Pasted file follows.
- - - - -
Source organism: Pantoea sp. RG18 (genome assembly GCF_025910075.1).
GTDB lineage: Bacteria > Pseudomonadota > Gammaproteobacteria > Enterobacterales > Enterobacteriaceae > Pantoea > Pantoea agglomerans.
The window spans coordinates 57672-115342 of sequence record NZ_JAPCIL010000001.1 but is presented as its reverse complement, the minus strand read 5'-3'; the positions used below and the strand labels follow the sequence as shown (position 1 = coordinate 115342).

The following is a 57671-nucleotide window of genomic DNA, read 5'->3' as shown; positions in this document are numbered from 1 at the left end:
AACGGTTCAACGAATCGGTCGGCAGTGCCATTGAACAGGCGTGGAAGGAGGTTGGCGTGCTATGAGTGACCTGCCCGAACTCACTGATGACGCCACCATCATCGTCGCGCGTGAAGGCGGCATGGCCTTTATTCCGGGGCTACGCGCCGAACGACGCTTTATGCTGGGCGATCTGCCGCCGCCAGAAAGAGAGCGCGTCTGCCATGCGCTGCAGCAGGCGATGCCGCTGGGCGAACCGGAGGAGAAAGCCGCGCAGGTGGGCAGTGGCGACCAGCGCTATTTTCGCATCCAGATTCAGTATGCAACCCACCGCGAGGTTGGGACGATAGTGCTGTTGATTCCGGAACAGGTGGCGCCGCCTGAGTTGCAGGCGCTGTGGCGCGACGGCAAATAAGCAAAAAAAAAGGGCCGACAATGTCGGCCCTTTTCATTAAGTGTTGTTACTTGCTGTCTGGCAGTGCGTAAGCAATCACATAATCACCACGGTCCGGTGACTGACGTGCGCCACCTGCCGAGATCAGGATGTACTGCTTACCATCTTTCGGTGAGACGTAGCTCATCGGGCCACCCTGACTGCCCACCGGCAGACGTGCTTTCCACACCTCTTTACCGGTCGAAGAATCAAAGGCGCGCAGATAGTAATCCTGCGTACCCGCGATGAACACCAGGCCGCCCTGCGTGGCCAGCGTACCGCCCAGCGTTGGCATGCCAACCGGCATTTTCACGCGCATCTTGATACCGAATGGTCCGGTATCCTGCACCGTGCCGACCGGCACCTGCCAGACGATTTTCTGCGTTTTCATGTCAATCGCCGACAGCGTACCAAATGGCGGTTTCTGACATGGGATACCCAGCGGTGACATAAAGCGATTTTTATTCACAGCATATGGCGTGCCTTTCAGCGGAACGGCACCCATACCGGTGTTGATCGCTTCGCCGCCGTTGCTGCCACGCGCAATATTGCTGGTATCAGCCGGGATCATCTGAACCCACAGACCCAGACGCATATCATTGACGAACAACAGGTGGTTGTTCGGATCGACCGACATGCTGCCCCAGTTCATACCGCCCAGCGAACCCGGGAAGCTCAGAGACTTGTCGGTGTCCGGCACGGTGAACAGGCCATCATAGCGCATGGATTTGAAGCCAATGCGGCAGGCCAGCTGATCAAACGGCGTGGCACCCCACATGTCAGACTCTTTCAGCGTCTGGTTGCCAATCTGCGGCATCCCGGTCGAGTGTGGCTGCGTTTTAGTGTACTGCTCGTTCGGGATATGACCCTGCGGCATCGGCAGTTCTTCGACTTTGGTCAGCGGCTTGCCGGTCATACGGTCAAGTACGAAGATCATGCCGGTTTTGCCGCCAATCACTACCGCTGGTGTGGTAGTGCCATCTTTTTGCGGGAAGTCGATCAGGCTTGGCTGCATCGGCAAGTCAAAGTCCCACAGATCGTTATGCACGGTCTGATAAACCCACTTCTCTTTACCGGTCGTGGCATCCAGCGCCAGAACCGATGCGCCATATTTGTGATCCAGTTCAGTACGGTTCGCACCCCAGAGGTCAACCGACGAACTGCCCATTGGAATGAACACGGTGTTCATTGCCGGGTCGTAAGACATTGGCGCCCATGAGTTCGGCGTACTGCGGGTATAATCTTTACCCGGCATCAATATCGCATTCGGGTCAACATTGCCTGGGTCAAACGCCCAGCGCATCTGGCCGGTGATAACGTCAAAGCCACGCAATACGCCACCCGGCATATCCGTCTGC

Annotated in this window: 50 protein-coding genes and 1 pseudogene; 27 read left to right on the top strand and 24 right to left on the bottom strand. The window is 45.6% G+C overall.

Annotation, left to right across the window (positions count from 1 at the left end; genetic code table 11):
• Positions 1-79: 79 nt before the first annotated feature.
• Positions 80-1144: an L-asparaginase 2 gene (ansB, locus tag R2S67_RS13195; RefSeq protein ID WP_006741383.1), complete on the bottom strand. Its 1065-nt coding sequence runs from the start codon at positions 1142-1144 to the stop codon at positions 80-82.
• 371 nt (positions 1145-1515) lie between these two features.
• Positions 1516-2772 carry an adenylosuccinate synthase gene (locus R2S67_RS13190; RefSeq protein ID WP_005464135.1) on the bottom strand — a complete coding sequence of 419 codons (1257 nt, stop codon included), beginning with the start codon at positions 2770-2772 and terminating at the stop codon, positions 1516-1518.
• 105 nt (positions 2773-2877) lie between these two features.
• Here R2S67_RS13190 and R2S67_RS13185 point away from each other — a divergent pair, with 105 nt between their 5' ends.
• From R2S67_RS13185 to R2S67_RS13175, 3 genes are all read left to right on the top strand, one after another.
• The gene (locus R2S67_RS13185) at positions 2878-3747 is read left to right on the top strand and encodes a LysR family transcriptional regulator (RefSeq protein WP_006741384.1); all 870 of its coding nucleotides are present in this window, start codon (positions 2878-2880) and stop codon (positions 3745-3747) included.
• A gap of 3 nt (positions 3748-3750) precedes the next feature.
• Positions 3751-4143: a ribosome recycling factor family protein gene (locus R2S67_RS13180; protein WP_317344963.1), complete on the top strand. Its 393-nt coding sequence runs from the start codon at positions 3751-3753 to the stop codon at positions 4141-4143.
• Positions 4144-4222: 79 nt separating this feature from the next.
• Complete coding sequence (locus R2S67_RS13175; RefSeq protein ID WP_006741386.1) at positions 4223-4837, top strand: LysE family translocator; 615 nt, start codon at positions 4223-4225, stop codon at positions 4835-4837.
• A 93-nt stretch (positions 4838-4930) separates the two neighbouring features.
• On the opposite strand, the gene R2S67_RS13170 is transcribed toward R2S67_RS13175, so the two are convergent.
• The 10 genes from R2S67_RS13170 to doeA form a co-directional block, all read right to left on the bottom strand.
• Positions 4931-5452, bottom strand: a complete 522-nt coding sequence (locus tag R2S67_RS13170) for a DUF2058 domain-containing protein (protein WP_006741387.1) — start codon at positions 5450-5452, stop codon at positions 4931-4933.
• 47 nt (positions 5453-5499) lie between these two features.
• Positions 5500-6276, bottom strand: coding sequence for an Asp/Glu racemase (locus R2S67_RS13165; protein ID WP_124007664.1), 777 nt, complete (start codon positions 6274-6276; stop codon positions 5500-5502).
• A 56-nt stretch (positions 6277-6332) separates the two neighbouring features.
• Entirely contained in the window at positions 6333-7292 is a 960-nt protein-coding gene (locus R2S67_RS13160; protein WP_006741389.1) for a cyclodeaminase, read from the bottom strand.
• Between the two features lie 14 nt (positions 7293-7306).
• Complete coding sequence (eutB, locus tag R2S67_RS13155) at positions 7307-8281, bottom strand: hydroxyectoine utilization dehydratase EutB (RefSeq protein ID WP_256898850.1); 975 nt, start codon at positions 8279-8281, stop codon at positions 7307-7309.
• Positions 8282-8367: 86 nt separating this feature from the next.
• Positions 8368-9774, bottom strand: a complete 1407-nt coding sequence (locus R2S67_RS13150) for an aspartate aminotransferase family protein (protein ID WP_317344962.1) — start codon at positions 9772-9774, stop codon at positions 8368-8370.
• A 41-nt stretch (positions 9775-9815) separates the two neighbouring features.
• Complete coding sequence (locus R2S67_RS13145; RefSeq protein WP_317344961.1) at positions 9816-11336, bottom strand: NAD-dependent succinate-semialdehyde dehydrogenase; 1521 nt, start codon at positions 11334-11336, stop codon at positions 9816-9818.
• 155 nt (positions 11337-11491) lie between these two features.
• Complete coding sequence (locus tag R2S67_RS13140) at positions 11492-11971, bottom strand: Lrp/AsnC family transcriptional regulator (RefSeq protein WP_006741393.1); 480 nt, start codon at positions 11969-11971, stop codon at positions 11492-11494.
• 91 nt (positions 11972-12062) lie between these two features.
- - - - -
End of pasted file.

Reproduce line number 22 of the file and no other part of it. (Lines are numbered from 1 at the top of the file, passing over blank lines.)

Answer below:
• The 10 genes from R2S67_RS13170 to doeA form a co-directional block, all read right to left on the bottom strand.